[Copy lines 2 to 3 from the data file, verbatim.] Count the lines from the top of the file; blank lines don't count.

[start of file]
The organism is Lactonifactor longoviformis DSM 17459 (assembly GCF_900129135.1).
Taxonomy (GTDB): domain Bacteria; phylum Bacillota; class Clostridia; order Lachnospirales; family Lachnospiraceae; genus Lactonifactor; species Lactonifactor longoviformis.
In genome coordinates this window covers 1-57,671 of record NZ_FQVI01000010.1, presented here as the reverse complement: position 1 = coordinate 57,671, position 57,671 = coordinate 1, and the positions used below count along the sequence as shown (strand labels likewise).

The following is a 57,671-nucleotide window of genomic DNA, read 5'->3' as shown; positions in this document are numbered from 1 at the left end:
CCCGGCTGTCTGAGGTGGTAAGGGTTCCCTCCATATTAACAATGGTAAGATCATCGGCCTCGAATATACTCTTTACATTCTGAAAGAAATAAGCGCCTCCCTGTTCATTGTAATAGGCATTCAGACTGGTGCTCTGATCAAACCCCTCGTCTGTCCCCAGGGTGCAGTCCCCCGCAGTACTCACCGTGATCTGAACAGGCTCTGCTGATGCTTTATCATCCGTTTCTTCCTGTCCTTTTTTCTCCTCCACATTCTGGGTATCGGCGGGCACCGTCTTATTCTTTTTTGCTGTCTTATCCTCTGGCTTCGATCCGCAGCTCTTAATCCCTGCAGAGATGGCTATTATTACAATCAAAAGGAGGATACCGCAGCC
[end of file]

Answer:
Taxonomy (GTDB): domain Bacteria; phylum Bacillota; class Clostridia; order Lachnospirales; family Lachnospiraceae; genus Lactonifactor; species Lactonifactor longoviformis.
In genome coordinates this window covers 1-57,671 of record NZ_FQVI01000010.1, presented here as the reverse complement: position 1 = coordinate 57,671, position 57,671 = coordinate 1, and the positions used below count along the sequence as shown (strand labels likewise).